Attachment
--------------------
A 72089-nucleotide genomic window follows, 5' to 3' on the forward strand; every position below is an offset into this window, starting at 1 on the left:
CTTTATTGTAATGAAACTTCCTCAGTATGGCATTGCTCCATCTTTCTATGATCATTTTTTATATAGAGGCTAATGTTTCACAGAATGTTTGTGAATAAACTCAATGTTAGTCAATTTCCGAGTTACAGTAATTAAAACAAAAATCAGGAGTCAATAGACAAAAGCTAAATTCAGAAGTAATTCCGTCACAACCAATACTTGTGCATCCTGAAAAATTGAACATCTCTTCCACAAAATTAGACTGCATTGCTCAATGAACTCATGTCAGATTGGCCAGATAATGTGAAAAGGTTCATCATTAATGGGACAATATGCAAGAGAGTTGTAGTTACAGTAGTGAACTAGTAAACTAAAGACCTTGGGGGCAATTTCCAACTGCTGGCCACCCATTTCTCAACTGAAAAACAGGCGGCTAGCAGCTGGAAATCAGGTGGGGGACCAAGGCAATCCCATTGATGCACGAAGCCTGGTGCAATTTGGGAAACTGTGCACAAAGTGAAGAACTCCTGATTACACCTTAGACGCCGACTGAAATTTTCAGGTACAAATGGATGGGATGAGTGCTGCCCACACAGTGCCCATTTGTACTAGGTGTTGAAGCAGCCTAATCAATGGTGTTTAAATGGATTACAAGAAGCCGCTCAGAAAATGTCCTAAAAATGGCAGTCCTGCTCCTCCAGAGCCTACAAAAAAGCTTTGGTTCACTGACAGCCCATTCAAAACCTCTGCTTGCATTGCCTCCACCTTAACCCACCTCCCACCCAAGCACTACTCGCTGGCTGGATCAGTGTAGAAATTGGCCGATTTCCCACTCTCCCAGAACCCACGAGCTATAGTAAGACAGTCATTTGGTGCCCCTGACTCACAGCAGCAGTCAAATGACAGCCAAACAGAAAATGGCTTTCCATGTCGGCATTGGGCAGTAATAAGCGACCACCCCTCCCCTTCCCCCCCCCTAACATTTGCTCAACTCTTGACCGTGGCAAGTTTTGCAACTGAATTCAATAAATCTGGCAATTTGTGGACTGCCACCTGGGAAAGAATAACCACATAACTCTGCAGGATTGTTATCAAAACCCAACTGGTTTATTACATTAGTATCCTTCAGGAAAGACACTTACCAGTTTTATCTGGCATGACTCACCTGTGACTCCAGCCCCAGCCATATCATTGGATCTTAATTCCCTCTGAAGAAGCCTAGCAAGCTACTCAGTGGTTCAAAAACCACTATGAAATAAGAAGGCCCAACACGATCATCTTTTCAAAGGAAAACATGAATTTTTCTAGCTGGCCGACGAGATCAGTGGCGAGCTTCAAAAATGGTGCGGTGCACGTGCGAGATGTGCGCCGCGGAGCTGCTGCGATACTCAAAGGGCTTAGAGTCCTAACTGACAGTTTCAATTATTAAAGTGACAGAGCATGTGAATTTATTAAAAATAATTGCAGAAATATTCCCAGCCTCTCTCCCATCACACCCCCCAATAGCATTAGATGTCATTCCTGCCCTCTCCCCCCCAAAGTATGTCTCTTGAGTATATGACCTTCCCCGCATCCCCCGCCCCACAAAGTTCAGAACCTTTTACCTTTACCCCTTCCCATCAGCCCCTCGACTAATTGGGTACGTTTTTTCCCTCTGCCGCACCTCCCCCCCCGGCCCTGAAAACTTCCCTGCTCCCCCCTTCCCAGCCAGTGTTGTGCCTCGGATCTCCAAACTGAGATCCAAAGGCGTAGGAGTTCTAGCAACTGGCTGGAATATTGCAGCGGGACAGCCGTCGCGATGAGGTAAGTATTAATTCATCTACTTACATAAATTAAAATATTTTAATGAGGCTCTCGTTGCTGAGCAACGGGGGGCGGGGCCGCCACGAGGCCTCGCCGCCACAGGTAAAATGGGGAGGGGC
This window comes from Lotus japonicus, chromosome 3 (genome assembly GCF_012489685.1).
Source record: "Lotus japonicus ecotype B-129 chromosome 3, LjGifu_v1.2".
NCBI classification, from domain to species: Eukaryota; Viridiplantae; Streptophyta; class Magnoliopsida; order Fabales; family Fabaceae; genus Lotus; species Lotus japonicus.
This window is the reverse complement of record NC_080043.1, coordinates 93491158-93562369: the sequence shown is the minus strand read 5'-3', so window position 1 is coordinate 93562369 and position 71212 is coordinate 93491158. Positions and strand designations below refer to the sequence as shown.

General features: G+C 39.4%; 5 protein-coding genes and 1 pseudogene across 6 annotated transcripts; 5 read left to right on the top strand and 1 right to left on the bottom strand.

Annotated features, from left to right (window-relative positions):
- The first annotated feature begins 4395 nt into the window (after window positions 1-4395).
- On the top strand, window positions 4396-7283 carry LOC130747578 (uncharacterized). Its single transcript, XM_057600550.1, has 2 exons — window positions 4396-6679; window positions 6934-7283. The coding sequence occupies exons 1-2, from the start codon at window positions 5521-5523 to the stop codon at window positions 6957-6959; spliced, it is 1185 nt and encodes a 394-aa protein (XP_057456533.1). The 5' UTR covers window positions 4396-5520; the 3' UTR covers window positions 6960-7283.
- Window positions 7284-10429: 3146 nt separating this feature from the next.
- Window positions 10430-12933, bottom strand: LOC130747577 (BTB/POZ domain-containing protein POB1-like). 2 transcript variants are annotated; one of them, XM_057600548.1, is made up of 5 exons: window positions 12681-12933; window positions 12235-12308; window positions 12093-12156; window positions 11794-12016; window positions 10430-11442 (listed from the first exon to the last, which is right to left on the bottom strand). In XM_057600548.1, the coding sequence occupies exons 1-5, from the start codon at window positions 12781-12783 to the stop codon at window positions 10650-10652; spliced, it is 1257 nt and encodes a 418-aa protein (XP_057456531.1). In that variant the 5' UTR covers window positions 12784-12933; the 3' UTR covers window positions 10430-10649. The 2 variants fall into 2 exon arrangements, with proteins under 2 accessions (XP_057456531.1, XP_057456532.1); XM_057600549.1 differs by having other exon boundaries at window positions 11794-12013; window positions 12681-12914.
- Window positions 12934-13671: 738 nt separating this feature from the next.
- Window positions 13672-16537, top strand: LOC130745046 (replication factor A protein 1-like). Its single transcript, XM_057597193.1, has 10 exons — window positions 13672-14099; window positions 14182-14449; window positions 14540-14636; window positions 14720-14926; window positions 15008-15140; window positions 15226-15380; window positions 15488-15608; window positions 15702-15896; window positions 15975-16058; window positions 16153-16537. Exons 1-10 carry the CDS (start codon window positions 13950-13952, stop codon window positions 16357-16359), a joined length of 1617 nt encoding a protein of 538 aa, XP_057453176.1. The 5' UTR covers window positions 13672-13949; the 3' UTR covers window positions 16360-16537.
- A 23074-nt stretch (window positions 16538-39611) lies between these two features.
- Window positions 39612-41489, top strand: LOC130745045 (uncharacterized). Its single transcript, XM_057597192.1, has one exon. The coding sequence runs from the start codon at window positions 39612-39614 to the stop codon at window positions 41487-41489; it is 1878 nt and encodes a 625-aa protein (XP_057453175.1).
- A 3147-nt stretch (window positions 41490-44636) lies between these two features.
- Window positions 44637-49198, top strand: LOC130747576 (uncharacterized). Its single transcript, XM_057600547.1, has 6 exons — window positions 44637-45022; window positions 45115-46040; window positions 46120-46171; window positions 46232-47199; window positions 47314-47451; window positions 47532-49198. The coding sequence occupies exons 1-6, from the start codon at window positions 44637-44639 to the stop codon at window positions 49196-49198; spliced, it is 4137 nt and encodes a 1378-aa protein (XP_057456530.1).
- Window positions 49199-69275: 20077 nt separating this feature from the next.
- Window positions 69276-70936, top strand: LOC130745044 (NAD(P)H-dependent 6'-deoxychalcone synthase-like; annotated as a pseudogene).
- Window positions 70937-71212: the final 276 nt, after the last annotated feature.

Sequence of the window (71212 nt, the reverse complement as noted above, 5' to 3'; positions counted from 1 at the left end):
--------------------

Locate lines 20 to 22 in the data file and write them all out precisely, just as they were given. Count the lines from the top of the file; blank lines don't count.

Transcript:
- Window positions 69276-70936, top strand: LOC130745044 (NAD(P)H-dependent 6'-deoxychalcone synthase-like; annotated as a pseudogene).
- Window positions 70937-71212: the final 276 nt, after the last annotated feature.

Sequence of the window (71212 nt, the reverse complement as noted above, 5' to 3'; positions counted from 1 at the left end):